A very fine line.

 

nigel_tufnel_clever

And I’m definitely on one side of it

 

It is unethical, no doubt, but very common. 

 

donald_trump hillary_clinton

Fortunately, both spin and outright lying are highly uncommon in American politics

 

In political terms, of course, the best accounting systems are those (say as in Argentina or China) where the accountants themselves are always to look on the bright sideor else:

 

The vigilant reader may be skeptical that the lowest cost overrun of all Games was found for Beijing 2008 at 2%. 

 

China is known for its lack of reliability in economic reporting (Koch-Weser 2013).  However, the total cost of $6.8 billion and the cost per athlete of $622,000 for the Beijing 2008 Games are both higher than for the majority of other Summer Games (see Tables 1 and 2).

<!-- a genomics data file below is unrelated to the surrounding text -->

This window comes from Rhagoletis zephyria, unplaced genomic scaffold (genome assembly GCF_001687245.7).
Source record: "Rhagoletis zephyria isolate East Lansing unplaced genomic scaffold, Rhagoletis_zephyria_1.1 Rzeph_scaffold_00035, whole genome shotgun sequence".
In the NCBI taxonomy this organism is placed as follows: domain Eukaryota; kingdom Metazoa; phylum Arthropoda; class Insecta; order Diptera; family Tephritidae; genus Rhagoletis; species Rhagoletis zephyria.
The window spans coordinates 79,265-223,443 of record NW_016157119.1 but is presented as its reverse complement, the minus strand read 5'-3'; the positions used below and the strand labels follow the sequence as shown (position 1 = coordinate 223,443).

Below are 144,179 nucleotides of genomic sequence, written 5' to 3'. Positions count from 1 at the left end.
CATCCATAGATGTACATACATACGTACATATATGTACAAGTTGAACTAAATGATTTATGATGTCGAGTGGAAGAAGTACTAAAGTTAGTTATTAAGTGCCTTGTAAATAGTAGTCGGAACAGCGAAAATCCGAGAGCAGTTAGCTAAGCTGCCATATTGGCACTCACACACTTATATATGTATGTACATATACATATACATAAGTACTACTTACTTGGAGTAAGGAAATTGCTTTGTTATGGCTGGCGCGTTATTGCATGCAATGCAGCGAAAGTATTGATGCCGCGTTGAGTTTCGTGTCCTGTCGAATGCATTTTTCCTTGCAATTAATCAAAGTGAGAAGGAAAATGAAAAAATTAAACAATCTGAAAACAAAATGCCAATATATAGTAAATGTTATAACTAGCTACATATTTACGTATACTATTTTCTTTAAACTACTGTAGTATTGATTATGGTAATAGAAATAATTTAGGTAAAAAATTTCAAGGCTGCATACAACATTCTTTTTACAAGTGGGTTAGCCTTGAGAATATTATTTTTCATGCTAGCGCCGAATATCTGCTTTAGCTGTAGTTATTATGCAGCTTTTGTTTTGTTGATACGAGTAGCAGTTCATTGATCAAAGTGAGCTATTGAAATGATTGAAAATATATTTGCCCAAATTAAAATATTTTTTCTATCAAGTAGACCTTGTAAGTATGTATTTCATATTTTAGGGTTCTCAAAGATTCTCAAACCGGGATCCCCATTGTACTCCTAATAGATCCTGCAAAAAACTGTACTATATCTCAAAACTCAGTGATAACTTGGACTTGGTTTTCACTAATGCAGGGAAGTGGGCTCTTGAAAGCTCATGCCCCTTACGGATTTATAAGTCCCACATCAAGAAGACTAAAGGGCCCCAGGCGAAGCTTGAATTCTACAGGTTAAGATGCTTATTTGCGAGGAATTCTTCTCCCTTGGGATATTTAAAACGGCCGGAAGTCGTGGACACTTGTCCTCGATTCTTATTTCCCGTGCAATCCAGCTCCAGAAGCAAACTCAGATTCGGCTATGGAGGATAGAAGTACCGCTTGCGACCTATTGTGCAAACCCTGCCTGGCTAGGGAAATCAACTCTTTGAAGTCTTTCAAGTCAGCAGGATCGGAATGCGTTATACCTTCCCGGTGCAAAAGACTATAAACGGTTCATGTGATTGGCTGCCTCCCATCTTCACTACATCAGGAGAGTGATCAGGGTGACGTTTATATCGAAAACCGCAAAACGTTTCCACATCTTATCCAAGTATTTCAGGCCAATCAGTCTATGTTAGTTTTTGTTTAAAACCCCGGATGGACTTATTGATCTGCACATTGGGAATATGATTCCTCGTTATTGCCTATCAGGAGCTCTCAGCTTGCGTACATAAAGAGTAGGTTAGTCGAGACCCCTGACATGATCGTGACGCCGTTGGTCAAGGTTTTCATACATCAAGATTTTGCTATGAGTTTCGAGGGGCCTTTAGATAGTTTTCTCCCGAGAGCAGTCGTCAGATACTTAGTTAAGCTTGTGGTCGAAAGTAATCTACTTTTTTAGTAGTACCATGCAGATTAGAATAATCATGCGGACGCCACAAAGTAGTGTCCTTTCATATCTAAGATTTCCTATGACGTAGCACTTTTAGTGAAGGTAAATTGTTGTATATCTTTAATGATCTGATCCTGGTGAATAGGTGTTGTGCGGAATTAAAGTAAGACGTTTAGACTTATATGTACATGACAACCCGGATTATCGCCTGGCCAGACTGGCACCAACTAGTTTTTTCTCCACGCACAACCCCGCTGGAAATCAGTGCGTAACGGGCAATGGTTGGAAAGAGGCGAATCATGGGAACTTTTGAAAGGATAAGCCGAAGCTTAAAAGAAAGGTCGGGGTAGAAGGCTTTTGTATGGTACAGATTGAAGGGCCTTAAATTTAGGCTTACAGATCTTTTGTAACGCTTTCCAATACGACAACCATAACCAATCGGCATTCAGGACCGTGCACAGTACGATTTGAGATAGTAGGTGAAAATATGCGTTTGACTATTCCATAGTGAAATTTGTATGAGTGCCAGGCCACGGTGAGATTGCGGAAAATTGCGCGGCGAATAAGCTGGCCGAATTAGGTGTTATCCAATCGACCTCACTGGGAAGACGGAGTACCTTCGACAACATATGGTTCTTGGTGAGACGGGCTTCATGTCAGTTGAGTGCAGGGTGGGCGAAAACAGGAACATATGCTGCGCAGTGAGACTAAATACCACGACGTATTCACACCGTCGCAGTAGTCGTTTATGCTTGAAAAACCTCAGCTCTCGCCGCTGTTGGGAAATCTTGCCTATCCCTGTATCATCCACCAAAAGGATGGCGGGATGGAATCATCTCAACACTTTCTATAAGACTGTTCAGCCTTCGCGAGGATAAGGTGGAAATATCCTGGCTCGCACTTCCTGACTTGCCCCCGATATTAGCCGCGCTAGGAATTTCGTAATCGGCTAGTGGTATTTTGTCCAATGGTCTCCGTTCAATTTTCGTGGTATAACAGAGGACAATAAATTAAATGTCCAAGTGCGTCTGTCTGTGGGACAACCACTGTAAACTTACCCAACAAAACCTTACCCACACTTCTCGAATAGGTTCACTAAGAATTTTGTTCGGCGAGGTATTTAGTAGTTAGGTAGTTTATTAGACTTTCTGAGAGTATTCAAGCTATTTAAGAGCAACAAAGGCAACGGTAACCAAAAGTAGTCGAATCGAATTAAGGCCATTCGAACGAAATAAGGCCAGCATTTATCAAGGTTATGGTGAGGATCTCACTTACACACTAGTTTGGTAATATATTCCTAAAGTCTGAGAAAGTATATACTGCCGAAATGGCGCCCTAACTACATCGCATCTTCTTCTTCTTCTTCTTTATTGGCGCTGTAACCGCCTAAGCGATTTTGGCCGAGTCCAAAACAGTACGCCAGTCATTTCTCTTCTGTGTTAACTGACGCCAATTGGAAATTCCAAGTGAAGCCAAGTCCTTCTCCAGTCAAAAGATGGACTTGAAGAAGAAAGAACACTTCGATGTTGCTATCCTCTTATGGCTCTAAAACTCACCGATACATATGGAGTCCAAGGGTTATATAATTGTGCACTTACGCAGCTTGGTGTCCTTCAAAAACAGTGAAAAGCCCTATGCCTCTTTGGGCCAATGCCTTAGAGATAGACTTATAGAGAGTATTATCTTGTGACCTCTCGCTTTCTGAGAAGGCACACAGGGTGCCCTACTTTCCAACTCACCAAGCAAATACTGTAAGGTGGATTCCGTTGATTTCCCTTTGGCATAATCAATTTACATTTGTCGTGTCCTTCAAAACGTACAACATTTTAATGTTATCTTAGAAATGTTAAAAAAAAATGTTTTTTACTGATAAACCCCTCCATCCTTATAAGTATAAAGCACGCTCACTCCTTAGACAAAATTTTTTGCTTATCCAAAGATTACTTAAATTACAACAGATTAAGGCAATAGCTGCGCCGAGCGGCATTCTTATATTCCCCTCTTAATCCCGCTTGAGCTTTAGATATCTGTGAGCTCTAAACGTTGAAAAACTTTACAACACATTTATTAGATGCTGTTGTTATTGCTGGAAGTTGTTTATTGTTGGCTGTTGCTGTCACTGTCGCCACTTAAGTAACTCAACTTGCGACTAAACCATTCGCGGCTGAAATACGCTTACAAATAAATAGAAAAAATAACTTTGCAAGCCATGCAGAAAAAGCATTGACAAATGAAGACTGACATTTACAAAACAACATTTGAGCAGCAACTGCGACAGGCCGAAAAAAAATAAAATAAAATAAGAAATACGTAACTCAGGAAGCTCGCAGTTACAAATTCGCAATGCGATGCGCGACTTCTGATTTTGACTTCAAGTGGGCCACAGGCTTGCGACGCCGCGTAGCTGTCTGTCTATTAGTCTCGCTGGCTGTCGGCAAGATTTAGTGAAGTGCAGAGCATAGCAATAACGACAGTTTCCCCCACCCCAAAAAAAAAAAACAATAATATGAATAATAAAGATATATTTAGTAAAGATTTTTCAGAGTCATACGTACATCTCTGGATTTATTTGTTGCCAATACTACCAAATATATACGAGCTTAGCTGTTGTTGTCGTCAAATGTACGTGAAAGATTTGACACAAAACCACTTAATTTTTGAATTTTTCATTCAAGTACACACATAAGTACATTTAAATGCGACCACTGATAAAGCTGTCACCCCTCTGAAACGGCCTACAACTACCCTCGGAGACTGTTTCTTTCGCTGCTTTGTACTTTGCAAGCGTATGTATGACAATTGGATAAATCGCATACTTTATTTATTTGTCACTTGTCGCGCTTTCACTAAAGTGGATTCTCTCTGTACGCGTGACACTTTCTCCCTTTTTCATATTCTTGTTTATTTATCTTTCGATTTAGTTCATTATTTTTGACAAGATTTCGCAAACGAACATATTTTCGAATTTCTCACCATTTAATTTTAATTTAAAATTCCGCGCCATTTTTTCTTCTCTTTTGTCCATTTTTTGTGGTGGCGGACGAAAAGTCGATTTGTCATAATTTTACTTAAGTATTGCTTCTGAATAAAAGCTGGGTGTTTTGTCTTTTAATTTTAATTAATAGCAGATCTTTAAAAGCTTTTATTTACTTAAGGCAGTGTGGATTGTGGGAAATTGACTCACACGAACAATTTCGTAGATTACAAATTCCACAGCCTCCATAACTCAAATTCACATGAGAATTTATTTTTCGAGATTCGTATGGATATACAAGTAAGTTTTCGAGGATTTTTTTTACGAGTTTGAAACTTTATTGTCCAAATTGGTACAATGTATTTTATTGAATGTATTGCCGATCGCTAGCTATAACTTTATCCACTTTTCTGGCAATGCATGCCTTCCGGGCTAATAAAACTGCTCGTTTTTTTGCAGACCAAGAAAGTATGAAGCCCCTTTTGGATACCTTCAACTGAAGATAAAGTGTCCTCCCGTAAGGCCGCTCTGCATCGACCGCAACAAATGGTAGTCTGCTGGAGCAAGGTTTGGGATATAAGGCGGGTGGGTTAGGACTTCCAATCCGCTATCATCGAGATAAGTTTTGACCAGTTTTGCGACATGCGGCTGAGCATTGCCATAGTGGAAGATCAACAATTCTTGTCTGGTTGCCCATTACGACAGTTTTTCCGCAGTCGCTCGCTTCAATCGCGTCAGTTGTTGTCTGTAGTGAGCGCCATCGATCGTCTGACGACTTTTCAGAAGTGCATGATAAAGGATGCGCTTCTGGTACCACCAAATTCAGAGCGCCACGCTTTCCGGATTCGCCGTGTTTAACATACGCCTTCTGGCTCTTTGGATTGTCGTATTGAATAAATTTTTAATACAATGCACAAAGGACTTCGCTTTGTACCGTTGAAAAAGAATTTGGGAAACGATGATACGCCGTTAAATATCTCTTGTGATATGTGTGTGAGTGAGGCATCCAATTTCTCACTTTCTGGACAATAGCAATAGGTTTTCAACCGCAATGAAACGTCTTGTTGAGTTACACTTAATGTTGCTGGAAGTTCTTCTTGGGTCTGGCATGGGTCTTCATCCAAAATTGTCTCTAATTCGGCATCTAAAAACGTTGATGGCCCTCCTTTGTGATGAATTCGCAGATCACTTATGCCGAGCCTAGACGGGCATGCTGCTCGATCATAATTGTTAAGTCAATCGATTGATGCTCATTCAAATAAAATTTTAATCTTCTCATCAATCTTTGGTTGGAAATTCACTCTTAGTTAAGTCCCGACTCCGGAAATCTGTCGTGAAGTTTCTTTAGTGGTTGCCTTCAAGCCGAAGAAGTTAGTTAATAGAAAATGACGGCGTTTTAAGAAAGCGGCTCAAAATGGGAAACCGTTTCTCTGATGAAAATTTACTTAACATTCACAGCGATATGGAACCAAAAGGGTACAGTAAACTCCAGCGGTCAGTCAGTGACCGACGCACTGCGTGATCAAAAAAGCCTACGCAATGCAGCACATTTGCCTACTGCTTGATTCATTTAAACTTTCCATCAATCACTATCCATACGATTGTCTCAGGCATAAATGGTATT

beijing_birds_nest_blocked

Yes, it’s a huge success, and no you can’t see the evidence

 

No doubt the Chinese have been able to achieve something that no other government has.

 

The reported costs are therefore deemed adequate for hosting the Beijing Games and we have seen no direct evidence that the official numbers have been manipulated and should be rejected for this reason.  Like other observers of economic data from China we therefore include the numbers, with the caveat that they are possibly less reliable than numbers from other nations, given China’s history of doctoring data. 

 

china_net_outflows (2)

Yes, things are so great in china, that’s why everybody’s getting their money out of the country!

 

Nor is fibbing to win the only reason Olympic Games costs run over so much (China excepted, that is J ), because it’s time to add another fact to the mix:

 

[Since 1960] all Games, without exception, have cost overrun.  For no other type of megaproject is this the case. 

 

robel_habte

It’s not about coming in last, it’s about competing … isn’t it?

 

[Continued tomorrow in Part 4.]